Claude Shannon outlined the principles of Information Theory in 1948, and the applications of his seminal work surround us still. According to the astounding publication by Autonomy, Meaning Based Computing, 2009 at 23-24, “Shannon stated that information could be treated as a quantifiable value in communication.” For example, from a large amount of text, Information Theory provides a framework for extracting useful concepts from distracting noise. “Autonomy’s approach to concept modeling relies on Shannon’s theory that the less frequently a unit of communication occurs, the more information it conveys.”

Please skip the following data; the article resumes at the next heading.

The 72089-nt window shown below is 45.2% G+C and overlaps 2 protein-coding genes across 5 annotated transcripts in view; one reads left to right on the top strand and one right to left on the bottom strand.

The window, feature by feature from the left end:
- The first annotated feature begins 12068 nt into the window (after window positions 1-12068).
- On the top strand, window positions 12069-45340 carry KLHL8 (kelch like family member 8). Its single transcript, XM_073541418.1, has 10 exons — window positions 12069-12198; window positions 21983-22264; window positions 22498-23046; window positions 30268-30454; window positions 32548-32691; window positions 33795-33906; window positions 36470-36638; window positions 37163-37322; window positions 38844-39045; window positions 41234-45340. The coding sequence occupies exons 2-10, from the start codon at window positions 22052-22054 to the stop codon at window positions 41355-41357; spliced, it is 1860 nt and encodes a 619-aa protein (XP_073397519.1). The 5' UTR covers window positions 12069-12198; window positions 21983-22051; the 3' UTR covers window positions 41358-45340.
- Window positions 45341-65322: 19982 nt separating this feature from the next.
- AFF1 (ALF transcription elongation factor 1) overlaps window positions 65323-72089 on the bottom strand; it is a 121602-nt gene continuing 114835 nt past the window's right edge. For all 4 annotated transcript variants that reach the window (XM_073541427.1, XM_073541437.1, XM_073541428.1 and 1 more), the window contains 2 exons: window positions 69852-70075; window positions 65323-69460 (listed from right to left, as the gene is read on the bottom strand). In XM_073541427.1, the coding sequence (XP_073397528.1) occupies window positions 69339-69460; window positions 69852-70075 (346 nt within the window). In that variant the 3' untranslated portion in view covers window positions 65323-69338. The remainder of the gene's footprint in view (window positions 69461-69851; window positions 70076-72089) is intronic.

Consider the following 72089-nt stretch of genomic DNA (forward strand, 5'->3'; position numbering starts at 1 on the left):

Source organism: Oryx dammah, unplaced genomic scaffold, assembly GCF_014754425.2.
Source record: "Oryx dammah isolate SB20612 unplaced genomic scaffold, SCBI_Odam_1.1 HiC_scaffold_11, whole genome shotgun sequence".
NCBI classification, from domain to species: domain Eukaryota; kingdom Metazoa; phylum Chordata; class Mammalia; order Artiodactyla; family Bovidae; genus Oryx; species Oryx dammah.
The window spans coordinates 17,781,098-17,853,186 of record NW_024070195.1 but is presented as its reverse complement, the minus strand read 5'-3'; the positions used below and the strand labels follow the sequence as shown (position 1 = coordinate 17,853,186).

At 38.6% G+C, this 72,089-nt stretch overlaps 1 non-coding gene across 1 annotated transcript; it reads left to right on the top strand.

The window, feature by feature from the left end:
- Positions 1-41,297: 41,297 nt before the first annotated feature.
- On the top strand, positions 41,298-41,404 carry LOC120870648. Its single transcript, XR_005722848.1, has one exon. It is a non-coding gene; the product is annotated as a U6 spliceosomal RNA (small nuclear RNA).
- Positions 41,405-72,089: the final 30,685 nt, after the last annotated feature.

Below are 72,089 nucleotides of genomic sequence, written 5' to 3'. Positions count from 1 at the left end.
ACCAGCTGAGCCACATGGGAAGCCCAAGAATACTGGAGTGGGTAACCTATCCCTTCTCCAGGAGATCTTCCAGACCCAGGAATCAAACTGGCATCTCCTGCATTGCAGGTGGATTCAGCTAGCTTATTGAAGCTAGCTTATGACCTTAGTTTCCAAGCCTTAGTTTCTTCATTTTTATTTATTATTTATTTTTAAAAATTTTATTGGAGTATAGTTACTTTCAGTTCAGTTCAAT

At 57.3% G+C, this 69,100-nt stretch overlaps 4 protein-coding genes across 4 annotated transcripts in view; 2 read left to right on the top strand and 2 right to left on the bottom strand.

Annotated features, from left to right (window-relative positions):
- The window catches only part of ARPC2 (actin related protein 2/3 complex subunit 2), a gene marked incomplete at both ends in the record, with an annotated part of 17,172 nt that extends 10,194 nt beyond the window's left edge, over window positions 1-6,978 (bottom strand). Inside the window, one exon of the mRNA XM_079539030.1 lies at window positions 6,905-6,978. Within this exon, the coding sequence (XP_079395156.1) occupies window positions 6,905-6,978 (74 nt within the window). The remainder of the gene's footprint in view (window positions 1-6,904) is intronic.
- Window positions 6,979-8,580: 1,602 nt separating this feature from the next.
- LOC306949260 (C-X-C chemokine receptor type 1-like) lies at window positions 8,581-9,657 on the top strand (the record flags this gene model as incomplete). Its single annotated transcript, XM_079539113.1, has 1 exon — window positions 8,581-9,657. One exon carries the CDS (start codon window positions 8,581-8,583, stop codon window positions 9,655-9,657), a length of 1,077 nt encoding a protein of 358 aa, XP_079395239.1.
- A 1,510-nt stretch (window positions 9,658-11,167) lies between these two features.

When I compile metaposts, the ones with unusual words are easiest to do because when if find them, they shout themselves out as candidates for compilation. My hours of labor over definitions, concepts, and metaposts are efforts to apply Information Theory by hand: I quantify the presence of a term and thereby judge its importance to general counsel. In a like way, concept maps quantify the informational relationships between ideas (See my post of Jan. 8, 2009: concept mapping; and April 27, 2005: knowledge maps.).
Information Theory extends to legal departments. When an unusual statute shows up in a matter, it conveys more information to a lawyer than a common statute. When litigation support software sifts through terabytes of documents, the relatively unique names of people stand out. And so on (See my post of May 23, 2008 #4: “the first law of information theory tells us that every relay doubles the noise and cuts the message in half.”).